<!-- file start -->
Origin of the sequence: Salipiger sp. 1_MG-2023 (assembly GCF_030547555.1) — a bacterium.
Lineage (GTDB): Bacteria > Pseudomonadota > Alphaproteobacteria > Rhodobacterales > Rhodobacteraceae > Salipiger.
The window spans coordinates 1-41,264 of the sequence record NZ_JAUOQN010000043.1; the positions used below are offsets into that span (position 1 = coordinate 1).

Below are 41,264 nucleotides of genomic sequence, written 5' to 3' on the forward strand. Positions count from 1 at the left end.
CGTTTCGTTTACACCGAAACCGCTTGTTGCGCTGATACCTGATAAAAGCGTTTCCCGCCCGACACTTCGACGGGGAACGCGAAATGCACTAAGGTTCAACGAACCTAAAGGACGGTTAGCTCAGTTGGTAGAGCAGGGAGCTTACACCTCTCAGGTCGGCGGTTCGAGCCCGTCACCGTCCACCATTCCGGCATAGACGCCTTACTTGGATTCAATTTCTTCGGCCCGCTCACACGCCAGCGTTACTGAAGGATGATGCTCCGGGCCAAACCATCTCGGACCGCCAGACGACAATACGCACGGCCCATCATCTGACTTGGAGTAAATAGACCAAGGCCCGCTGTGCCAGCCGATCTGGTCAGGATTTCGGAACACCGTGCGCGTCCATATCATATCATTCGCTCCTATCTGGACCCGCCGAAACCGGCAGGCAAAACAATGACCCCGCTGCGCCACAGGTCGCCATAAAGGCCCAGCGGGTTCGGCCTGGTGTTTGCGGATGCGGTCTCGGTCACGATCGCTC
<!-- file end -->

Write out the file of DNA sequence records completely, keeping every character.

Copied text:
Origin of the sequence: Salipiger sp. 1_MG-2023 (assembly GCF_030547555.1) — a bacterium.
Lineage (GTDB): Bacteria > Pseudomonadota > Alphaproteobacteria > Rhodobacterales > Rhodobacteraceae > Salipiger.
The window spans coordinates 1-41,264 of the sequence record NZ_JAUOQN010000043.1; the positions used below are offsets into that span (position 1 = coordinate 1).

Below are 41,264 nucleotides of genomic sequence, written 5' to 3' on the forward strand. Positions count from 1 at the left end.
CGTTTCGTTTACACCGAAACCGCTTGTTGCGCTGATACCTGATAAAAGCGTTTCCCGCCCGACACTTCGACGGGGAACGCGAAATGCACTAAGGTTCAACGAACCTAAAGGACGGTTAGCTCAGTTGGTAGAGCAGGGAGCTTACACCTCTCAGGTCGGCGGTTCGAGCCCGTCACCGTCCACCATTCCGGCATAGACGCCTTACTTGGATTCAATTTCTTCGGCCCGCTCACACGCCAGCGTTACTGAAGGATGATGCTCCGGGCCAAACCATCTCGGACCGCCAGACGACAATACGCACGGCCCATCATCTGACTTGGAGTAAATAGACCAAGGCCCGCTGTGCCAGCCGATCTGGTCAGGATTTCGGAACACCGTGCGCGTCCATATCATATCATTCGCTCCTATCTGGACCCGCCGAAACCGGCAGGCAAAACAATGACCCCGCTGCGCCACAGGTCGCCATAAAGGCCCAGCGGGTTCGGCCTGGTGTTTGCGGATGCGGTCTCGGTCACGATCGCTC